Jewish World Review August 22, 2002 / 14 Elul, 5762
John H. Fund
Both Ms. McKinney's 16-point defeat and Mr. Barr's 28-point loss were large enough that they would have lost even if no voters had crossed party lines. But Republicans clearly sealed Ms. McKinney's fate by voting for former judge Denise Majette, and Democrats helped bury Mr. Barr by voting for his more mild-mannered colleague, Rep. John Linder. In 1992, Democrats employed this tactic in an attempt to defeat then-Rep. Newt Gingrich when they turned out to vote for his primary opponent. Mr. Gingrich survived with only 51% of the vote and two years later led the Republicans to take over the House and Senate for the first time since Eisenhower was president. But then Mr. Gingrich went on to a tumultuous four years as House Speaker.
Ms. McKinney's defeat will be a disappointment for those who collect outrageous statements by public officials. "I'm attracted to fights," she proclaimed after her first election in a 60% black district in 1992. She proceeded to prove that by picking fights with both Bill Clinton and Al Gore while they were still in office. First she claimed that White House guards working for Bill Clinton had refused to show her respect. Then she accused Al Gore during his bid for the presidency in 2000 of having a low "Negro tolerance level."
Under President Bush, she upped the volume of her outrage. Last year, in an interview with a California radio station, she accused the Bush administration of knowing about the Sept. 11 attacks in advance. "What did this administration know, and when did it know it, about the events of September 11th?," she asked. "Who else knew, and why did they not warn the innocent people of New York who were needlessly murdered? What do they have to hide?" Democratic Sen. Zell Miller of Georgia called her comments "loony."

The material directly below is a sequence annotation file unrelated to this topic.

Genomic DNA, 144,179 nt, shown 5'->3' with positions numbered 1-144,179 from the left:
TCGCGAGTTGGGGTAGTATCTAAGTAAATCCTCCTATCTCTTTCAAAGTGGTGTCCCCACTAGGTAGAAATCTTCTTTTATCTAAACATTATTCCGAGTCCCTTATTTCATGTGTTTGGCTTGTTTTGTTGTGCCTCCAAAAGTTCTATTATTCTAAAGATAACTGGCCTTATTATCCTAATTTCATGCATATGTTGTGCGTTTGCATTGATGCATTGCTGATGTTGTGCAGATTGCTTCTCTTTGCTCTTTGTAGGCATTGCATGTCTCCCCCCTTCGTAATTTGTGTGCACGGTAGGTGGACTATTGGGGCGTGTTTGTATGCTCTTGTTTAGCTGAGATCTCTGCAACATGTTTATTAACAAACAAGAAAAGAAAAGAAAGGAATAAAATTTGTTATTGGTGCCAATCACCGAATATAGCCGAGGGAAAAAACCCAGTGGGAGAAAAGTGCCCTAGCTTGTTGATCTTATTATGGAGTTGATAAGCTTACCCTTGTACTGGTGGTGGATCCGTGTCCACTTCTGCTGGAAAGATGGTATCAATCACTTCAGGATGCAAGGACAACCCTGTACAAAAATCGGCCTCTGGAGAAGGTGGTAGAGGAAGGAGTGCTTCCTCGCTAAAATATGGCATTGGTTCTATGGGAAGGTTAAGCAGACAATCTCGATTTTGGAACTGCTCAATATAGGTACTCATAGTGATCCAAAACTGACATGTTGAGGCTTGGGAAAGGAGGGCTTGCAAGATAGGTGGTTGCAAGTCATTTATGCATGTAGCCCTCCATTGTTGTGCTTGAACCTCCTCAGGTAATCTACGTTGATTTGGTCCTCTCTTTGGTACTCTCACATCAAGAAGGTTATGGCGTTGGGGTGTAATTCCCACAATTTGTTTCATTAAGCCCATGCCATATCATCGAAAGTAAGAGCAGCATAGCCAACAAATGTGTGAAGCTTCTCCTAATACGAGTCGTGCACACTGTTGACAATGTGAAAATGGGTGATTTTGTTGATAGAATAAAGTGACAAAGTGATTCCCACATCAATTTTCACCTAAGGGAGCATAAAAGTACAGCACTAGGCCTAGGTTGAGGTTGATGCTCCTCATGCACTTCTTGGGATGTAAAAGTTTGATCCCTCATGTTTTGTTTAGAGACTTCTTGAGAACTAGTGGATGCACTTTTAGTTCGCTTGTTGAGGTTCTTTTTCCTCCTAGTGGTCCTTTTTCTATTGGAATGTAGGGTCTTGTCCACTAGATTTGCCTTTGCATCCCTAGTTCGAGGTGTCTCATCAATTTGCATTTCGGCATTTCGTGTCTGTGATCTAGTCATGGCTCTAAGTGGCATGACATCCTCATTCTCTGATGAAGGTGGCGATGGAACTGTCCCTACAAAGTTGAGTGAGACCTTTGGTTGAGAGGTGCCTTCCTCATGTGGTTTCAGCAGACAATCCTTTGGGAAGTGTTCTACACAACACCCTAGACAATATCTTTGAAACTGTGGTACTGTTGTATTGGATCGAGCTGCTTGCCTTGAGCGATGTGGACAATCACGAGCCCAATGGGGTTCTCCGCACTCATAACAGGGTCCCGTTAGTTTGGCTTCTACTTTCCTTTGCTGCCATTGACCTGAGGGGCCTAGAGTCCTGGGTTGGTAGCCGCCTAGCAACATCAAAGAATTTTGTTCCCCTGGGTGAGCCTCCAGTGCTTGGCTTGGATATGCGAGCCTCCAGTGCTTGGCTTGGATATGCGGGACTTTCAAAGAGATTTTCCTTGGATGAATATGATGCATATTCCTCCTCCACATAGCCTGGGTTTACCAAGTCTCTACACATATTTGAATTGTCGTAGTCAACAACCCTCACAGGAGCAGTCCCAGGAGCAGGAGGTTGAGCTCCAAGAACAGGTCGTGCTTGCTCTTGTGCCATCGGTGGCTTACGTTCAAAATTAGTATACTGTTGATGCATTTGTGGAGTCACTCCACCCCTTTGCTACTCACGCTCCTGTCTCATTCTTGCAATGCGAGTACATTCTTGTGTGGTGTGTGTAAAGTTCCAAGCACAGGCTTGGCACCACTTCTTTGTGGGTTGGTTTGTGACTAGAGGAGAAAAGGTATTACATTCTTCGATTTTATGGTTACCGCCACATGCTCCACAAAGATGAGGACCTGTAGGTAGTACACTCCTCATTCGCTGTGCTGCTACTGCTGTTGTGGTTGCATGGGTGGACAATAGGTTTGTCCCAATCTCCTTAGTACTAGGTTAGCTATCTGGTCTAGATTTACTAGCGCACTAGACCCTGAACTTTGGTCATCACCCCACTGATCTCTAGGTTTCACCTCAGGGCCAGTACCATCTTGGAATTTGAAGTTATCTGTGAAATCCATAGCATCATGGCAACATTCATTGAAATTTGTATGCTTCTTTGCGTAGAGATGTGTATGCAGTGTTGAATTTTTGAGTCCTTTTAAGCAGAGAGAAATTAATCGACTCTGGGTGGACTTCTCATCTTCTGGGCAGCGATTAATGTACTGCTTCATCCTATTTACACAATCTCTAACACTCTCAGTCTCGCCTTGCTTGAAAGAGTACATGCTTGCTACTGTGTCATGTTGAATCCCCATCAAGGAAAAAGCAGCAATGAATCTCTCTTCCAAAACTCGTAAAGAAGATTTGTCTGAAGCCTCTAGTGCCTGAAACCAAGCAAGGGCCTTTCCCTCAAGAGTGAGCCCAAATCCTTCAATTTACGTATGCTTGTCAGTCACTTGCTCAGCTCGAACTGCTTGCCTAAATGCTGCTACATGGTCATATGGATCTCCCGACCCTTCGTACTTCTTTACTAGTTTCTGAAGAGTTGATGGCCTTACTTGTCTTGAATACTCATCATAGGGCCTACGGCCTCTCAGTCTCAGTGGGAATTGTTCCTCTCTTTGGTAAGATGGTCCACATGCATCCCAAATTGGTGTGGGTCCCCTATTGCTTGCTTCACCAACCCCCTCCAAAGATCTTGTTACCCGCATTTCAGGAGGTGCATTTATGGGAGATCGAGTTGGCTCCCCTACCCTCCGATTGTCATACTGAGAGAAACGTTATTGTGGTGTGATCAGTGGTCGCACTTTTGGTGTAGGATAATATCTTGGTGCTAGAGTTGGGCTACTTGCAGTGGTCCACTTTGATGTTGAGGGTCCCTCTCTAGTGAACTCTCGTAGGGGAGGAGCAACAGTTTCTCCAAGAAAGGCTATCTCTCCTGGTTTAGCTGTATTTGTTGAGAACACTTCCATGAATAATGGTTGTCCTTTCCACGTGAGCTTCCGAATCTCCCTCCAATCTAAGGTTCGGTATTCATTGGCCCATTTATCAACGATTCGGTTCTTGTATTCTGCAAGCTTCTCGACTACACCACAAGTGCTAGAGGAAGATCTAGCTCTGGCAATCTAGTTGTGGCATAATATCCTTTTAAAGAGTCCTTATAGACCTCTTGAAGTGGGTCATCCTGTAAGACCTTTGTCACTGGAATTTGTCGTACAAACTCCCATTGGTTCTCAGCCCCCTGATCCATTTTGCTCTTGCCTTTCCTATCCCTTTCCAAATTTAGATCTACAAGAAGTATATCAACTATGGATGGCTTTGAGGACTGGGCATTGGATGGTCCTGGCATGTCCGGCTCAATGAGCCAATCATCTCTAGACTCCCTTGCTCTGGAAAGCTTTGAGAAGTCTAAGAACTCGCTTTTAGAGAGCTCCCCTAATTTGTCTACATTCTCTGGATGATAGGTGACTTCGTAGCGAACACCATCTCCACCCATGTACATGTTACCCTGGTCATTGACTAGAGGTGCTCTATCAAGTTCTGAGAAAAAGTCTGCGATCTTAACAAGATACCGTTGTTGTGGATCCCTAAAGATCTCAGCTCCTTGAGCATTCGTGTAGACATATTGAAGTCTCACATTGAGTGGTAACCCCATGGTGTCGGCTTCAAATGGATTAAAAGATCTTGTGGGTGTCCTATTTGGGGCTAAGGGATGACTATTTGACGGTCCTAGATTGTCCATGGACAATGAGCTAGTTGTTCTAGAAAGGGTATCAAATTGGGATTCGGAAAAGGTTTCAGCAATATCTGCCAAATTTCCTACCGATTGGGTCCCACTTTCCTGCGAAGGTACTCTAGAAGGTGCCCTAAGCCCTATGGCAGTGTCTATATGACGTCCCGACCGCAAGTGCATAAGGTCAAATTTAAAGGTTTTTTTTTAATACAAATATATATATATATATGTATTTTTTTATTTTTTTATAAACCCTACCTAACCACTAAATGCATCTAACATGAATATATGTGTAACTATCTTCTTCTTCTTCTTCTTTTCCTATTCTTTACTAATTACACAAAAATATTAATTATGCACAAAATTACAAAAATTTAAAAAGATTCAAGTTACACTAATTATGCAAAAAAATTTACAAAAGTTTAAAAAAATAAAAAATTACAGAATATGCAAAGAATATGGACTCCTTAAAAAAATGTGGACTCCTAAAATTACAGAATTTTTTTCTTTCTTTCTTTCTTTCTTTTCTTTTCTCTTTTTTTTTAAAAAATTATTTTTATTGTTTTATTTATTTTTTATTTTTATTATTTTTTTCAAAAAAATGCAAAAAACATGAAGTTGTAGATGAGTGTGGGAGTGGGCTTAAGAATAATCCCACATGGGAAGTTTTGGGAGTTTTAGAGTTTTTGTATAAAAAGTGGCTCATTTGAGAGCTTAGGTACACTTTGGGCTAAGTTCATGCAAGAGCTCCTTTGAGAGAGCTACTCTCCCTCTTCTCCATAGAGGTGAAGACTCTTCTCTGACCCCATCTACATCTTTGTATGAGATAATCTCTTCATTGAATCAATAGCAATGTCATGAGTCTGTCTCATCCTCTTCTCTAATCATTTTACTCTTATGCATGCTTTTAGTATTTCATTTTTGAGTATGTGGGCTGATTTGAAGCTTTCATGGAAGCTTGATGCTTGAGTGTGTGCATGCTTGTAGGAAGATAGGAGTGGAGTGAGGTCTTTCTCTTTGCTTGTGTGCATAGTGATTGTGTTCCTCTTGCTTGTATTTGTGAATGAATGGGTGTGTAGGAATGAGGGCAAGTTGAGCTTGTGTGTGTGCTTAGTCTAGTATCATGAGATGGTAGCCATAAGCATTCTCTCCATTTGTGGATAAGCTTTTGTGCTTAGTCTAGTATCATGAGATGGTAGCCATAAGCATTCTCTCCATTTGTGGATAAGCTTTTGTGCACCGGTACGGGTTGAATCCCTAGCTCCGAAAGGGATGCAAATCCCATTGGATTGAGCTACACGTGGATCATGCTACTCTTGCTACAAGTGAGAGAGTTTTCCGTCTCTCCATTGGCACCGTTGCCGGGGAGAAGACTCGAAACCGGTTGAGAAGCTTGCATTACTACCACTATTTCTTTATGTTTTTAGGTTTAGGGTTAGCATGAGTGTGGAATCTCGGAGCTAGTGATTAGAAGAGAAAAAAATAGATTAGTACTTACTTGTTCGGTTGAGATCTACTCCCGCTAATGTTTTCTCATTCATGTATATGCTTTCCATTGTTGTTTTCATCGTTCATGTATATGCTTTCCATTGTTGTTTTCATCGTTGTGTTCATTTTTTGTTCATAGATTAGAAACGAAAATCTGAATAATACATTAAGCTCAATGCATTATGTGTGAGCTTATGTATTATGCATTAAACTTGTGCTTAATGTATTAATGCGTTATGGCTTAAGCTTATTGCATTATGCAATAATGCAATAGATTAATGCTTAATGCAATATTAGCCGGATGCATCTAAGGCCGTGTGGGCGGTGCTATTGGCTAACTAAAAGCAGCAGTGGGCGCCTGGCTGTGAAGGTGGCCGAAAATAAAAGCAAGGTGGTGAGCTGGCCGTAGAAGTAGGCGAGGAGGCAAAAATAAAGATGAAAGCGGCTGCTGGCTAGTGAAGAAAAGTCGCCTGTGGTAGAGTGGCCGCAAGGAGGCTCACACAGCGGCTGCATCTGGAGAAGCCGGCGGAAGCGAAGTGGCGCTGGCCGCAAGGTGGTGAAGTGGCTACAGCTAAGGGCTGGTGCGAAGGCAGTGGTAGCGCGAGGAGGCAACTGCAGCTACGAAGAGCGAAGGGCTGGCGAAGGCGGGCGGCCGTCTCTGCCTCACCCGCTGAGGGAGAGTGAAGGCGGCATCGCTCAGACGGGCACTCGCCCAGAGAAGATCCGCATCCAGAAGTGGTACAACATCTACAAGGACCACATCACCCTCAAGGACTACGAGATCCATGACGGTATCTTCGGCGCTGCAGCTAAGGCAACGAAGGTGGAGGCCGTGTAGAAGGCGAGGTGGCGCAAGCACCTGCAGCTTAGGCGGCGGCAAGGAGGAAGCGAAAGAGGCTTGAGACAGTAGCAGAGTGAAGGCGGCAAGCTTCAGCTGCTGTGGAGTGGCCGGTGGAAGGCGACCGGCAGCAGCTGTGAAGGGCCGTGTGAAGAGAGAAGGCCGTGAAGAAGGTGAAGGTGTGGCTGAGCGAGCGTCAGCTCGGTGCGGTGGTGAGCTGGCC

Ms. McKinney provided further proof of her lack of judgement by accepting campaign contributions from at least 18 donors who, in the words of the Washington Post, were "either officers of Muslim foundations under investigation by the FBI, have voiced support for Palestinian and Lebanese terrorist organizations or have made inflammatory statements about Jews." When Jewish donors began contributing heavily to Denise Majette, McKinney supporters whispered that Ms. Majette was a black "Aunt Thomasina." Then Ms. McKinney brought in the big guns: Louis Farrakhan, the leader of the Nation of Islam, and Jesse Jackson. Both came to the district to rally black voters.
Other black leaders were more cautious. Al Sharpton made an appearance in Ms. McKinney's campaign office this week but cannily withheld a formal endorsement as it became clear Ms. McKinney could lose. But you can bet Mr. Sharpton would have been on the stage with her Tuesday night if she had won. Former Atlanta mayor and U.N. ambassador Andrew Young was even more cautious. Although he had endorsed Ms. McKinney in an earlier race, he withheld his endorsement this time. Nonetheless, she used his old endorsement this year in her bid to win her primary. He shot back with a prepared statement pointing that the recorded endorsement was for an previous campaign and that he wasn't getting involved in this race.
That prompted State Rep. Billy McKinney, the congresswoman's father, to sum up Mr. Young's slight this way: "That ain't nothing. Jews have bought everybody. Jews. J-E-W-S." Mr. McKinney has a history of such intemperate comments. In 1996, he came to his daughter's defense and called her opponent, Republican John Mitnick, a "racist Jew"--the "evidence" was that Mr. Mitnick criticized Ms. McKinney for sending her son to an elite private school while opposing school vouchers for other parents.